Monday, 14 November 2011

Models for managing strategic change

Organisations are fundamentally human systems and their goals are achieved through human interaction, while the sustainability of their success is determined by how well their subsystems and processes are managed.
If human-system effects underpin organizational effectiveness, then human functioning at the levels of the individual, teams and the organization as a whole, determine the maturity of an organisation, which means its capacity to learn and grow in a sustainable manner.
So, measuring sustainable organisational effectiveness ultimately must go beyond an accounting of results and features, to a determination that is shaped by the members of the system. How sustainable the results and goals of the organisation are achieved and assess the personal, team and organisational value created.

Organisation Change & Development
We now accept that organisations must continuously change to survive, compete, and be successful. They must have processes, tools, skills and a culture which can manage and adapt to the need for change and ideally, take some degree of charge of that change. We also know that socio-economic change has speeded up and got quite complex, enabled by new technologies. We know that the level, pace and complexity of economic changes have outstripped the development of social capacity to manage that change. Yet, management must be both strategic and proactive in ensuring that an organization’s ability to handle such changes is developed and connected to the dynamism of the environment in which it operates.
We also know through research that major step function changes in organizations rarely achieve their objectives and that organisation change is fundamentally a phased process. However, effective organizations’ can accelerate continuous change and improvement.

Successful Organisation Interventions & Change
To understand how to create successful Organisation interventions and change, we must first face up to the reasons for such high failure rates for growth interventions and their consequences.
Until now, all approaches to growth and development could be captured by the following list of accounting based management, benchmarking, copycat, fad, 4-easy-steps, and 2-dimensional frameworks; while research shows that sustainable progress accruing from TQM, Lean, etc., relates to the degree to which they engage people and are far from full-system organizational solutions.
The consequences of this situation include financial loss, delay, and disillusionment with management.  Using the Holignment model and frameworks address these issues:
1.       Interventions and Growth strategies achieve optimal initial traction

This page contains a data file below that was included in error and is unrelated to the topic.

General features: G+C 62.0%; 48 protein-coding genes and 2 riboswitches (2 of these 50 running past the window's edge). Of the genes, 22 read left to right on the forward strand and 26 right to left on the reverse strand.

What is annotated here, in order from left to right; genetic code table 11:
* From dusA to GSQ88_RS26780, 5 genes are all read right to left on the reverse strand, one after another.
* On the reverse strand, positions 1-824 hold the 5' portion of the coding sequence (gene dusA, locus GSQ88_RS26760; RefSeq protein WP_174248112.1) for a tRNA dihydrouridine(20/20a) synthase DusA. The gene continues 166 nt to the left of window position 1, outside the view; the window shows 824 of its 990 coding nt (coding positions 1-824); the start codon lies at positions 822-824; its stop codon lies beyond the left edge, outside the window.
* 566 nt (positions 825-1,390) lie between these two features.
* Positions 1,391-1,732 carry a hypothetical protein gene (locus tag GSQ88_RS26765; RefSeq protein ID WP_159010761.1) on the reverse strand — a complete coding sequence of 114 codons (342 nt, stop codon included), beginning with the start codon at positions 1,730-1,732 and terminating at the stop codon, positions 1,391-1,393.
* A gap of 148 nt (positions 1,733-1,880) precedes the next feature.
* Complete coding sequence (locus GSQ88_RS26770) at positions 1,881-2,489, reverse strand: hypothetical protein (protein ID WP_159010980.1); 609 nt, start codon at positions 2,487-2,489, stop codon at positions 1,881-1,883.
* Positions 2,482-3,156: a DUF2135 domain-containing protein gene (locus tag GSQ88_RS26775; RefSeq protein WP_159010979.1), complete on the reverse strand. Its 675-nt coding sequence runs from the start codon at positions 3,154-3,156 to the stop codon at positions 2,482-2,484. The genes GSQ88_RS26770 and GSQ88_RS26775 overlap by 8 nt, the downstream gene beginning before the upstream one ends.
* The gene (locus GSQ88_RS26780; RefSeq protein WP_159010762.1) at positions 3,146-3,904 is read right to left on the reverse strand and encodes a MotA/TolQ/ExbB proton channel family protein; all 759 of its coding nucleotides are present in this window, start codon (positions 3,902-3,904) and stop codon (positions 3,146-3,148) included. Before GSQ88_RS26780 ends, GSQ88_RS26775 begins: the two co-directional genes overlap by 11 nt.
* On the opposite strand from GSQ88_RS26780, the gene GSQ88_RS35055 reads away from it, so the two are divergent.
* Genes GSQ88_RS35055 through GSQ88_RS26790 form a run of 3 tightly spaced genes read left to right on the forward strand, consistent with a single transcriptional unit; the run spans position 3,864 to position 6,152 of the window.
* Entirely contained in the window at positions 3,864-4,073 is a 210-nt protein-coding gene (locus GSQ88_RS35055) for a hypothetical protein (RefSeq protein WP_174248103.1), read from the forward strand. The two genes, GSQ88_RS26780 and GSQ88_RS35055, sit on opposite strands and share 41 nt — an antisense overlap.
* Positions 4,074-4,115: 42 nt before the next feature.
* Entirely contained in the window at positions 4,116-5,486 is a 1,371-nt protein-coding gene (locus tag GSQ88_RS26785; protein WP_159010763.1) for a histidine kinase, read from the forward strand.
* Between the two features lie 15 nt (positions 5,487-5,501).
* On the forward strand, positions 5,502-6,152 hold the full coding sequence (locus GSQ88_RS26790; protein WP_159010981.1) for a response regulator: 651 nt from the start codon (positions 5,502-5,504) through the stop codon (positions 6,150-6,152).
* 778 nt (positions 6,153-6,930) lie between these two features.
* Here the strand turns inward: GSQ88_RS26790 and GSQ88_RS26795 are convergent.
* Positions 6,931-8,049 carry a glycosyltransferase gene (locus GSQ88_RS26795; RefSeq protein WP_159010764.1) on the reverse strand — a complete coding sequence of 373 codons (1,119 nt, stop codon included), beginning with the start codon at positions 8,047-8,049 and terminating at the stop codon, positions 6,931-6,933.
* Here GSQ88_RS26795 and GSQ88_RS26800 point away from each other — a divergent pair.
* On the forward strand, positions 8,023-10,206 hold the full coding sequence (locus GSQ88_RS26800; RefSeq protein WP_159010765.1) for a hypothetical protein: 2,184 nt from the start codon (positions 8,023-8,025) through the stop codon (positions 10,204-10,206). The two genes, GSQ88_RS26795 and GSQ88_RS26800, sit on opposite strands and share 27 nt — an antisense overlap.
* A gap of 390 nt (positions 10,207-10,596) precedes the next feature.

2.       Guidance through the phases scientifically takes all activities from lowest to highest levels
3.       Interventions are executed in a systematic growth pattern through the phases, so that
a.        Sustainability is maintained for Growth and Development
b.       Regression effects from e.g., external shocks are minimised to a single level, so that
c.        The system is re-enforced against catastrophic collapse in volatile environments
Holignment is about achieving Organizational Advantage and Sustainable Leadership
The Intelligent Organisation “Sometimes the Game Changer “
We often hear the term game changer applied to an organization’s product and/or service when what happens is that the originating organisation had a set of subsystems that followed many of the rules but they produced a disruptive product or service that caused the external parts of the system - the market - to be disrupted. The other participants in the market/community are immediately at a disadvantage and must be able to respond and adapt to this game-changer catalyst. This game changing effect occurs when organizational subsystems are operating at the Competitive Advantage level.  Adapting to the catalyst’s effects requires functioning at the Competitive level.

The big questions for managers/leaders are: How do I combat inertia in my organisation and enable responsiveness to change? How well positioned am I to deal with change? and, What are the next steps/actions I can take to enhance my organization’s effectiveness in a complex, dynamic environment to take charge of at least some of that change?
We often hear the terms “The intelligent Organisation” or “The learning Organisation” but until now, there has been no effective model to describe, and measure “How intelligent? How well we learn?”, and how do we move forward?  Holignment is the only full-system modeling of The Learning Organization.
So not only is diagnosis important for ensuring organizations take action at the right level so responsiveness can be maximized, but it’s also important in increasing its learning level and agility.
What are the options for Diagnosis & Selection of change interventions?
There are many potential alternative approaches and most have their benefits let us consider some of the options.

The OD Specialist Consultant: The usual approach will be some form of standard methodology, including a diagnostic phase.  In many cases the form of the diagnostic will entail interviews or workshops aimed as much at getting the consultant up to speed before he/she/they can make a recommendation. The more sophisticated will perhaps have a structured survey which is either focused on people behavior, or if organization-focused is largely descriptive with no solid OD scientific basis.

The use of current Models available: Here we graphically compare some of the popular approaches & models, introducing the Holignment Organisation Maturity Index (HOMI) as a comparator.

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